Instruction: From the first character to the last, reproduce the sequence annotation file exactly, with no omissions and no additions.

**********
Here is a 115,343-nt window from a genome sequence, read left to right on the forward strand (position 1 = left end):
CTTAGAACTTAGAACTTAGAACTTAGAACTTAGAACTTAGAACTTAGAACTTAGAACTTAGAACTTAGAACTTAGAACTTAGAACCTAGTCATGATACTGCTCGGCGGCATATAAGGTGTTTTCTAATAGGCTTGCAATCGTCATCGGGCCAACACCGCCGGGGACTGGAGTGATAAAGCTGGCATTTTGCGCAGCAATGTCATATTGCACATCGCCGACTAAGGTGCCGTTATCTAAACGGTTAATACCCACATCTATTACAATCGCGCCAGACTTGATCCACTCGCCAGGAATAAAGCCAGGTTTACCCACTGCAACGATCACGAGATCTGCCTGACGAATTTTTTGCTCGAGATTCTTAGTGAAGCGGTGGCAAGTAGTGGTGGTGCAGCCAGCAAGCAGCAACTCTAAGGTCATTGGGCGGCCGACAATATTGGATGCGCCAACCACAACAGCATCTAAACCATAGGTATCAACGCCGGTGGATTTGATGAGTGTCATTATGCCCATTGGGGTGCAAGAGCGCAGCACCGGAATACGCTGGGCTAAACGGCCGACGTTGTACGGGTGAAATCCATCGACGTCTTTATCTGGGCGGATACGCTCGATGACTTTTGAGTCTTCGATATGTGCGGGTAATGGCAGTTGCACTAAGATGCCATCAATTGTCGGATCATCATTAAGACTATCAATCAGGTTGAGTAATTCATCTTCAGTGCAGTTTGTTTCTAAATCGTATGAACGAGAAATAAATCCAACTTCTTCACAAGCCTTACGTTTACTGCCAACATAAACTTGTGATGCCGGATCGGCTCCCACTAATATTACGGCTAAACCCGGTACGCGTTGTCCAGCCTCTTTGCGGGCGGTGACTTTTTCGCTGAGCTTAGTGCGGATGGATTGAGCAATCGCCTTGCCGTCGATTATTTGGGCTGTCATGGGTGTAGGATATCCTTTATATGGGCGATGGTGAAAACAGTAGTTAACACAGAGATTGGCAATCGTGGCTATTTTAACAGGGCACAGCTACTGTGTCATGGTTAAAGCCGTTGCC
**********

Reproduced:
Here is a 115,343-nt window from a genome sequence, read left to right on the forward strand (position 1 = left end):
CTTAGAACTTAGAACTTAGAACTTAGAACTTAGAACTTAGAACTTAGAACTTAGAACTTAGAACTTAGAACTTAGAACTTAGAACCTAGTCATGATACTGCTCGGCGGCATATAAGGTGTTTTCTAATAGGCTTGCAATCGTCATCGGGCCAACACCGCCGGGGACTGGAGTGATAAAGCTGGCATTTTGCGCAGCAATGTCATATTGCACATCGCCGACTAAGGTGCCGTTATCTAAACGGTTAATACCCACATCTATTACAATCGCGCCAGACTTGATCCACTCGCCAGGAATAAAGCCAGGTTTACCCACTGCAACGATCACGAGATCTGCCTGACGAATTTTTTGCTCGAGATTCTTAGTGAAGCGGTGGCAAGTAGTGGTGGTGCAGCCAGCAAGCAGCAACTCTAAGGTCATTGGGCGGCCGACAATATTGGATGCGCCAACCACAACAGCATCTAAACCATAGGTATCAACGCCGGTGGATTTGATGAGTGTCATTATGCCCATTGGGGTGCAAGAGCGCAGCACCGGAATACGCTGGGCTAAACGGCCGACGTTGTACGGGTGAAATCCATCGACGTCTTTATCTGGGCGGATACGCTCGATGACTTTTGAGTCTTCGATATGTGCGGGTAATGGCAGTTGCACTAAGATGCCATCAATTGTCGGATCATCATTAAGACTATCAATCAGGTTGAGTAATTCATCTTCAGTGCAGTTTGTTTCTAAATCGTATGAACGAGAAATAAATCCAACTTCTTCACAAGCCTTACGTTTACTGCCAACATAAACTTGTGATGCCGGATCGGCTCCCACTAATATTACGGCTAAACCCGGTACGCGTTGTCCAGCCTCTTTGCGGGCGGTGACTTTTTCGCTGAGCTTAGTGCGGATGGATTGAGCAATCGCCTTGCCGTCGATTATTTGGGCTGTCATGGGTGTAGGATATCCTTTATATGGGCGATGGTGAAAACAGTAGTTAACACAGAGATTGGCAATCGTGGCTATTTTAACAGGGCACAGCTACTGTGTCATGGTTAAAGCCGTTGCC